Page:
Never underestimate the power we have when we come together to serve the Sky Islands—to monitor water, eradicate invasive species, and restore the health of all flora, fauna, and people. Together, we can do so much to restore our mountain ranges and desert grasslands.
December 7 is this year’s International Volunteers Day. As a thank you for the time, resources, and dedication you’ve put into helping us protect this region, here are seven reasons why we’re incredibly grateful for our wonderful volunteers.
1. A pandemic hasn’t stopped you from getting your hands dirty.
We are dealing with an unprecedented year, where the volunteering landscape has changed and new restrictions are in place. But you have still shown up to help us check wildlife cameras, monitor mountain springs, and remove invasive flora from our riverbeds. We are thrilled to keep building relationships with people and connecting them to this landscape—even despite numerous difficulties!
2. You’ve helped us check over 150 springs in the Sky Islands.
Over 48 volunteers contributed 678 hours in 2020 to helping us gather information about which springs still flow during the driest time of year, which springs provide habitat for native plants and animals, and which springs need protection from livestock trampling, erosion, invasive species, etc.
To put this number into perspective, 678 hours equates to over 28 days’ worth of hiking, photographing, and observing our region’s precious water sources. We are amazed; thank you!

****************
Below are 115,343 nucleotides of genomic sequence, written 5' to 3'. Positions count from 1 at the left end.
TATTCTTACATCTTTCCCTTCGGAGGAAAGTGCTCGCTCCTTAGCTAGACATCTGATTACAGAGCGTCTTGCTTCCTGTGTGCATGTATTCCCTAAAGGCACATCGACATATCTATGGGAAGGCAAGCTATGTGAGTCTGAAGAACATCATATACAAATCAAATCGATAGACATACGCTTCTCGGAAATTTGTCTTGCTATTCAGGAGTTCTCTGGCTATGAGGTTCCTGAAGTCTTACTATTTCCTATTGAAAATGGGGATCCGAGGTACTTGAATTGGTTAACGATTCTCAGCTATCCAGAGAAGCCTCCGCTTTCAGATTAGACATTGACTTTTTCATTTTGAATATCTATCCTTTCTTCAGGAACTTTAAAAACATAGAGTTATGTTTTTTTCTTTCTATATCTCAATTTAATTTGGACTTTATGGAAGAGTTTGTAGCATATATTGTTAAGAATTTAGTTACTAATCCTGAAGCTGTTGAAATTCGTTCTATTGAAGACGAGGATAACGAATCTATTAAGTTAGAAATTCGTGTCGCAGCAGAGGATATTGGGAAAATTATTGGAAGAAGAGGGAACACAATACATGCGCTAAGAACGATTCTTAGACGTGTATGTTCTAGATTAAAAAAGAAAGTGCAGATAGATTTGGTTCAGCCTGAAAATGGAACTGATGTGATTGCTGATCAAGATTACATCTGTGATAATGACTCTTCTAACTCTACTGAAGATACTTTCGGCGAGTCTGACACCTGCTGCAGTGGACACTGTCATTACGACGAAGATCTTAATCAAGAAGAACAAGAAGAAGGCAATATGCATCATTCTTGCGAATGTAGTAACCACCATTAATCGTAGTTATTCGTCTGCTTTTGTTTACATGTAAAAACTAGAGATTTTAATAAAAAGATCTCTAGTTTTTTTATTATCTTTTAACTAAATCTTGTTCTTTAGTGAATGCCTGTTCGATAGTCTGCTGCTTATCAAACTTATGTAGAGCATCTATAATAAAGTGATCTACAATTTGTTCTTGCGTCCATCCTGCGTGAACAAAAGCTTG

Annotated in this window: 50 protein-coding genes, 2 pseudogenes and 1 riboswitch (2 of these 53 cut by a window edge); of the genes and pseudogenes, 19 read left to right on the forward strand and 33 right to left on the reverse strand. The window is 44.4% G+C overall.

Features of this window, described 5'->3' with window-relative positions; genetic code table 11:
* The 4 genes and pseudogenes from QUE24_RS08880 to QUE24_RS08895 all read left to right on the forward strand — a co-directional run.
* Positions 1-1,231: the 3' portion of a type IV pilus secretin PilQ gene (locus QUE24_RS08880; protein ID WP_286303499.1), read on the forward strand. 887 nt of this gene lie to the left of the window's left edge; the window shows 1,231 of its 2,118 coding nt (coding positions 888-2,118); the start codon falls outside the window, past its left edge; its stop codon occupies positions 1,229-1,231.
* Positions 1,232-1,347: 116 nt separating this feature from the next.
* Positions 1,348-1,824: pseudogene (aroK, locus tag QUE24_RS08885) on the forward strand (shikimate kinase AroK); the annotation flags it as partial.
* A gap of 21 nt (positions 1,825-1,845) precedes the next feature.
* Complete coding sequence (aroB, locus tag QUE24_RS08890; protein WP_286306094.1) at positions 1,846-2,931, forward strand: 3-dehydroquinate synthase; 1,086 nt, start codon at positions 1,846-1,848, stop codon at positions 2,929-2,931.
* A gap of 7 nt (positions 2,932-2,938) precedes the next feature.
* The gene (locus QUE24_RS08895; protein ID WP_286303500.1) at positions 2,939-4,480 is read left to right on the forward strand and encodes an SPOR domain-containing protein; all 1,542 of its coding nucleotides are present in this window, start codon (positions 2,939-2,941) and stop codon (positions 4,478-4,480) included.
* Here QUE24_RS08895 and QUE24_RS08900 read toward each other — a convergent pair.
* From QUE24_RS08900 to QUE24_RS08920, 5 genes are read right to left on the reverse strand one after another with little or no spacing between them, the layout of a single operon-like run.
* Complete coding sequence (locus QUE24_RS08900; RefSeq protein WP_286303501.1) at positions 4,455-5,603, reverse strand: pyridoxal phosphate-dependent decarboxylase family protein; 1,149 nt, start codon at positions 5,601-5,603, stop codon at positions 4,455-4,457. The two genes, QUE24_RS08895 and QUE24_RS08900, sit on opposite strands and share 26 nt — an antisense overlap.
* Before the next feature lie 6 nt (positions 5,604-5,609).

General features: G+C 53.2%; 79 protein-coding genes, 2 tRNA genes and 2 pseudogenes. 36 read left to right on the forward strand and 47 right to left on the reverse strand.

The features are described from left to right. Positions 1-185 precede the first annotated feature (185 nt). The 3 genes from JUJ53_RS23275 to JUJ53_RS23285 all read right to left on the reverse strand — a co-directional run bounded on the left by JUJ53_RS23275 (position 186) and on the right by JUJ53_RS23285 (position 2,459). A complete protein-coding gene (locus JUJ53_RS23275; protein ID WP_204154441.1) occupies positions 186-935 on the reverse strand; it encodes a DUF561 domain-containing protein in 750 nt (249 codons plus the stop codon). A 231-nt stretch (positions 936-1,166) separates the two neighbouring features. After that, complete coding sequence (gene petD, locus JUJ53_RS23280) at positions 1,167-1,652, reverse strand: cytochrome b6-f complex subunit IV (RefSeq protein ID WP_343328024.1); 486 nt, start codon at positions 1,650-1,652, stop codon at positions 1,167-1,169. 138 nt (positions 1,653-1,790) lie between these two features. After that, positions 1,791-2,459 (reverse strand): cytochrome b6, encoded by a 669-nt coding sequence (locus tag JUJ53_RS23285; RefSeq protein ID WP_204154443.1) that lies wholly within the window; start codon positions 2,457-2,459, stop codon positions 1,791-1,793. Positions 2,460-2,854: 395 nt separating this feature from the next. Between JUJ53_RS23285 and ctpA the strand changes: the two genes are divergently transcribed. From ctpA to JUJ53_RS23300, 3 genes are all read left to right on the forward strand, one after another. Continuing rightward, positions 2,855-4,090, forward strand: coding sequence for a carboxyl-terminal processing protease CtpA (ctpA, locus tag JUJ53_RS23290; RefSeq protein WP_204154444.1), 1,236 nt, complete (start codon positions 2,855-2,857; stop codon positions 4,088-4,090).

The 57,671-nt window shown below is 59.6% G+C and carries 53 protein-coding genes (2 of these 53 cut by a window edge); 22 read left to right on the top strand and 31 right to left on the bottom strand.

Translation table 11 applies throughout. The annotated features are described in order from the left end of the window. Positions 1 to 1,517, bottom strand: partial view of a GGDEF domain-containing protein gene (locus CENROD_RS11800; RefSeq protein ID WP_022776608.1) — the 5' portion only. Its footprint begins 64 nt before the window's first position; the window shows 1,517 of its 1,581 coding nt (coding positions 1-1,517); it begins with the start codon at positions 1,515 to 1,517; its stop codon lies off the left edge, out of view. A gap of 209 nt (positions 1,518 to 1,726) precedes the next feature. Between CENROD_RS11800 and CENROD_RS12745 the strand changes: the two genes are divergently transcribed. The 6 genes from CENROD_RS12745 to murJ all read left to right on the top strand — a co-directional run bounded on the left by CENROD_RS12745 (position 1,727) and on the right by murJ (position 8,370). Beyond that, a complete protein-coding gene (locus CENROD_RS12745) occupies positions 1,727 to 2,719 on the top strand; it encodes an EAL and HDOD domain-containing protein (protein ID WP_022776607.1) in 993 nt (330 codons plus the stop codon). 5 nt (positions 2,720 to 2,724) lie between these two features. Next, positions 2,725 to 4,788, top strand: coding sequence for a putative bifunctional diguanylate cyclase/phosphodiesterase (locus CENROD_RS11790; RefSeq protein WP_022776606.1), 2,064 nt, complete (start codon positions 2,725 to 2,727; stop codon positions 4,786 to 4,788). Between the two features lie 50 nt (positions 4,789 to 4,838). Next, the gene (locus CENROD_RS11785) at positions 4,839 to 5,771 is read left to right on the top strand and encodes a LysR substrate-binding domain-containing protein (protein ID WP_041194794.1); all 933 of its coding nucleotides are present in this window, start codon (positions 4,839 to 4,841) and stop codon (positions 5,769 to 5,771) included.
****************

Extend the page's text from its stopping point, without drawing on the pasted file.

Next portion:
3. You’ve followed the call of our beautiful borderlands—and helped us monitor them.
We’ve deployed dozens of remote cameras along the U.S.-Mexico border as part of our Border Wildlife Study, and our volunteers have been quick to help us check them. Rain or shine, hot or cold, you’ve spent anywhere from 3 to 8 hours at a time overcoming rough terrain, scaling barbed wire fences, dodging cattle, and sidestepping down hills just to see what we’ve detected on our cameras. Thank you for your help in making our Border Wildlife Study possible this year.
4. Invasive vinca doesn’t stand a chance against your green thumb.
Our volunteers continue to help us eradicate invasive vinca (periwinkle) from Aravaipa Canyon Preserve. With each patch that’s removed, and with each native plant that’s reintroduced, you give Sky Island pollinators, insects, and other species a chance to recover and thrive. Thank you for braving the wet and the cold to further this important restoration work.
5. Counting sheep might put you to sleep, but counting saguaro cacti doesn’t, thankfully!
Late last year and early this year, you helped us and Saguaro National Park complete a 2020 saguaro consensus. According to the park, over 20,000 cacti were counted and measured during this event. Can you imagine how long it would take to count 20,000 cacti by ourselves? Many hands really do make light work. Thank you for your help on this project!
6. You’re so passionate about wildlife, you’ve installed a remote camera in your yard.
And you’re sharing which species you’ve detected on those cameras with us! Because you’ve filled out our FotoFauna checklist, we’ve already received almost 100 checklists of data—and we only just launched this project in October. P.S. We look forward to receiving your November checklists which you can submit starting today, December 1!
(What is FotoFauna? Well, it’s a great way to volunteer without leaving your home! Visit our page on Sky Island FotoFauna to learn how you can help us track the movement of wildlife across the region.)
7. You’re just incredible people, and we’re excited to have you with us.
From keeping us company in the field to regaling us with stories about your experiences in the Sky Islands, we couldn’t do any of what we do without you, our amazing and inspiring volunteers.
Thank you for everything you’ve done to protect the water and wildlife of this region. You’ve made 2020 a great year despite its challenges and hiccups, and we look forward to working with you in 2021!